Sam watched the bottom of the inning from the dugout. The first man singled up the middle. He then tried to steal second, and, even though he got a good jump on the pitch, the catcher, Smoky Hargreaves, threw him out. With two out and no one on, the Reds' first baseman came up, a big man with a stupid expression. There had undoubtedly been a discussion of him during the pre-game meeting of pitchers and catchers, but Sam usually day-dreamed during those meetings. Anyhow, Brannan was a big right-hander with a fast ball that often moved away from a right-handed batter such as this one. The batter was also deep in the box and away from the plate. Sam wasn't surprised when Hargreaves set up his target low and outside. It would be almost impossible for such a batter to get out in front of such a pitch. He didn't.

The batter instead stepped toward the plate and swung from a closed stance. There was a thwuck as he got under the ball and hit it deep to right. The right-fielder ran half way back to the wall, and then watched. With an amazing amount of crowd noise, the ball landed in the seats.

The immediate post-game atmosphere was a little tricky. Bad teams like the Phillies were likely to be in the middle of the pack in April, and, before the day's game, they had won three and lost two. Any winning record, no matter how brief, would always raise the hopes of some people, particularly managers. This manager was waiting on the top step of the dugout with an unpleasant look, and Brannan was hesitating on the mound as the Reds' first baseman crossed home plate. Sam, glad that he hadn't been pitching, entered the tunnel to the locker room.

Unlike the other players, Sam dressed as a successful young businessman might. A white shirt, probably the cleanest shirt in the whole room, was complemented by a regimental tie (of some mythical regiment), and was followed by a tailor- made navy blue pin-striped suit. Sam's black shoes were well polished, but he didn't wear spats, thinking them a little too flashy. It was much too warm for an overcoat, but a gentleman had to have a hat that could be tipped to ladies. Sam's was a derby with a conservative brim and a little red feather in the band. As the rest of the team went off to drink and eat, he took advantage of the fact that the colleges were still in session.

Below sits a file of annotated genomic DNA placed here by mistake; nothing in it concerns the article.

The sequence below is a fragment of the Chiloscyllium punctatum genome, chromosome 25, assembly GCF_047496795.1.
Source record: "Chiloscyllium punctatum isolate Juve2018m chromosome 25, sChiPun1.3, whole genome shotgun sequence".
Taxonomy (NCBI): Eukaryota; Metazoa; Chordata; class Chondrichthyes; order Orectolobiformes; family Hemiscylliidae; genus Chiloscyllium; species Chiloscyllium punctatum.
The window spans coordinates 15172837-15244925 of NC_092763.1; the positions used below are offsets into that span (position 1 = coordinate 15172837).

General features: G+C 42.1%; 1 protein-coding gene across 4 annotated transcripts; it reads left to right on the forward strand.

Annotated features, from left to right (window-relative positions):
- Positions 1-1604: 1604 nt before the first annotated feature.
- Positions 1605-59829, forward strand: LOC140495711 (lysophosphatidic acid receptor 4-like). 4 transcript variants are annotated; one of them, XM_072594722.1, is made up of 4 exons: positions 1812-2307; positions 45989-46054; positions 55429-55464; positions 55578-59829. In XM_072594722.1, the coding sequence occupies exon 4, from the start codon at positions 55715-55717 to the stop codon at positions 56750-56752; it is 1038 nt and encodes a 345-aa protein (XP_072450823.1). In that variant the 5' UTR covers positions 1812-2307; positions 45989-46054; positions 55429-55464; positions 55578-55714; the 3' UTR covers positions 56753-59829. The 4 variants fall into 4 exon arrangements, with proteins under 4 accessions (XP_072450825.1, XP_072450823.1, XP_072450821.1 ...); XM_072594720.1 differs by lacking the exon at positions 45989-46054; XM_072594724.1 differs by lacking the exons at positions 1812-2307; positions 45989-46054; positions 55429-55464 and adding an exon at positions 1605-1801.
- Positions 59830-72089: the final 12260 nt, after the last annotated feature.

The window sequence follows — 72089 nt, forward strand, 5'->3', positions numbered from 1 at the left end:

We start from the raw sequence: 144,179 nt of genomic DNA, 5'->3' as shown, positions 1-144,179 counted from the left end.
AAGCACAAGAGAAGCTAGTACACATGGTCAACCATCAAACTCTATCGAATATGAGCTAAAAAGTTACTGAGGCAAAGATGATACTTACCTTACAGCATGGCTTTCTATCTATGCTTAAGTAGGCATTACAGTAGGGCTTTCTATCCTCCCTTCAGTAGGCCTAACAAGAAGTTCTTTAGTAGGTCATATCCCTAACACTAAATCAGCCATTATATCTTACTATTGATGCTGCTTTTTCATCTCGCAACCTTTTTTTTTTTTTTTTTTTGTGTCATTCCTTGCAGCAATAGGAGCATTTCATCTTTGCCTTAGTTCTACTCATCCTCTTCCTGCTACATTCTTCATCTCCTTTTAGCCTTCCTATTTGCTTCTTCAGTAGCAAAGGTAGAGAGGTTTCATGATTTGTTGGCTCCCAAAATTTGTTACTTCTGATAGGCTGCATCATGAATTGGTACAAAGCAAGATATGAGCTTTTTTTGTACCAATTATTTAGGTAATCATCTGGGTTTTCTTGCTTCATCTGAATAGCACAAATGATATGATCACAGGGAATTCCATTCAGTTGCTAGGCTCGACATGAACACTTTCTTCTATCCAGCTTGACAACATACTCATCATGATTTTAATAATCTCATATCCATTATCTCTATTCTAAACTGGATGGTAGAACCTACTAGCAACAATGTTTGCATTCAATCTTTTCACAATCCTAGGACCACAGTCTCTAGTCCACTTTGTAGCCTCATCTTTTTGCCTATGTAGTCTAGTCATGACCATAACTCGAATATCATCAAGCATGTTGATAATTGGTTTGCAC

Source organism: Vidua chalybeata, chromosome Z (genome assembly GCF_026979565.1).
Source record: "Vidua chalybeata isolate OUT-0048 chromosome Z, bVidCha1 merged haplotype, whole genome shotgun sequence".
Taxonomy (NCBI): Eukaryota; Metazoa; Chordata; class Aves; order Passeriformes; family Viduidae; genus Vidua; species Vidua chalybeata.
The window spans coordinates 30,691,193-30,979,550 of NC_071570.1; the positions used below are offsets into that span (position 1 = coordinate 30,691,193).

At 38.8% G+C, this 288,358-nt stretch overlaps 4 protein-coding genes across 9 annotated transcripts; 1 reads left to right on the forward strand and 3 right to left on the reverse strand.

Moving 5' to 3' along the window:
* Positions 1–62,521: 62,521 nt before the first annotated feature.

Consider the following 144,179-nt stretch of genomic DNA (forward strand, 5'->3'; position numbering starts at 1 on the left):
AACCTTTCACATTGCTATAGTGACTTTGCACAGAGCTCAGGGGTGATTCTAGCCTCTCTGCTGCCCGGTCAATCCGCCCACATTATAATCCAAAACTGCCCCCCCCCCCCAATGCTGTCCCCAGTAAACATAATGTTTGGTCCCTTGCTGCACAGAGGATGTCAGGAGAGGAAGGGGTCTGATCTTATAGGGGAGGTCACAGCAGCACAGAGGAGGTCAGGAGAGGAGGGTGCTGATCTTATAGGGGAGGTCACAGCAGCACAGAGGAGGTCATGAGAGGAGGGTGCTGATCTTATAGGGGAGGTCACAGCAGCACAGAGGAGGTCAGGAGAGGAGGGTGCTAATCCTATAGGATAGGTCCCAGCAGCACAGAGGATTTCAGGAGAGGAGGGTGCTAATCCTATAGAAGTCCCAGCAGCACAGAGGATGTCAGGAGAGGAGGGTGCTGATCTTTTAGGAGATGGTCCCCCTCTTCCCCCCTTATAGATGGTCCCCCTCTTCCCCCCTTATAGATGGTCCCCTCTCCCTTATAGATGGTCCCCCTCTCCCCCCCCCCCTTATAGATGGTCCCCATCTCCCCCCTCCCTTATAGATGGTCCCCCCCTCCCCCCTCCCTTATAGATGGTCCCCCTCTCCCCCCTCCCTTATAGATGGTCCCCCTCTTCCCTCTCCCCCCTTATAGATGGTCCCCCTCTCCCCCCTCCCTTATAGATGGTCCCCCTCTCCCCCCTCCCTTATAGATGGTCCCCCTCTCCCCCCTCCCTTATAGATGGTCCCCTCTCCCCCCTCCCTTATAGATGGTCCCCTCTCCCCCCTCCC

Alighting from a taxi, he found that the University of Cincinnati was tucked in behind a little business district. Neither looked very distinguished. Indeed, there was something a little pathetic about a city that was so obviously poor trying to run a college at all. But, of course, there were still some people with money, and there had to be colleges for those of their sons who weren't smart enough to go to good colleges. On the other hand, the small percentage of women who went to college constituted an intellectual elite anywhere, even if the men at that same college bordered on the idiot.

Sam shaped his course for the bicycle rack in front of the main women's dormitory, an old dirty red-brick building with tall pointed windows. When a girl dismounted and went inside, he saw that she didn't lock her bike. Noting its color and position in the rack, he explored one of the paths leading from the dormitory on foot.

After a few minutes, Sam hurried back to the bike rack and got on the bike he had previously marked. Heading down the curving path leading from the dormitory, he rapidly passed a young woman who was walking briskly along. He then missed the next turn of the path and crashed into some bushes at speed.

Bushes were Sam's favorite. Unlike trees and poles, they bent under impact. He always protected his eyes, and otherwise went limp. The spectacle was a very considerable one, and the girl came running. Sam's heavy suit protected him pretty well from the small branches, and his felt hat largely protected his head. Hardly scratched, he tried to give the impression that he was injured in the groin area, but was too gentlemanly to clutch himself in the presence of the lovely lady who was giving him succor.

College girls seldom knew much about first aid in general, and still less about the treatment of injuries in the genital area. However, it wasn't long before he staggered to his feet and took a few steps with the young lady's aid. Dismissing her suggestion that they seek out a doctor, he expressed great gratitude and insisted on taking her to dinner. She looked a little sceptical, but it was obvious that he couldn't manage without her assistance.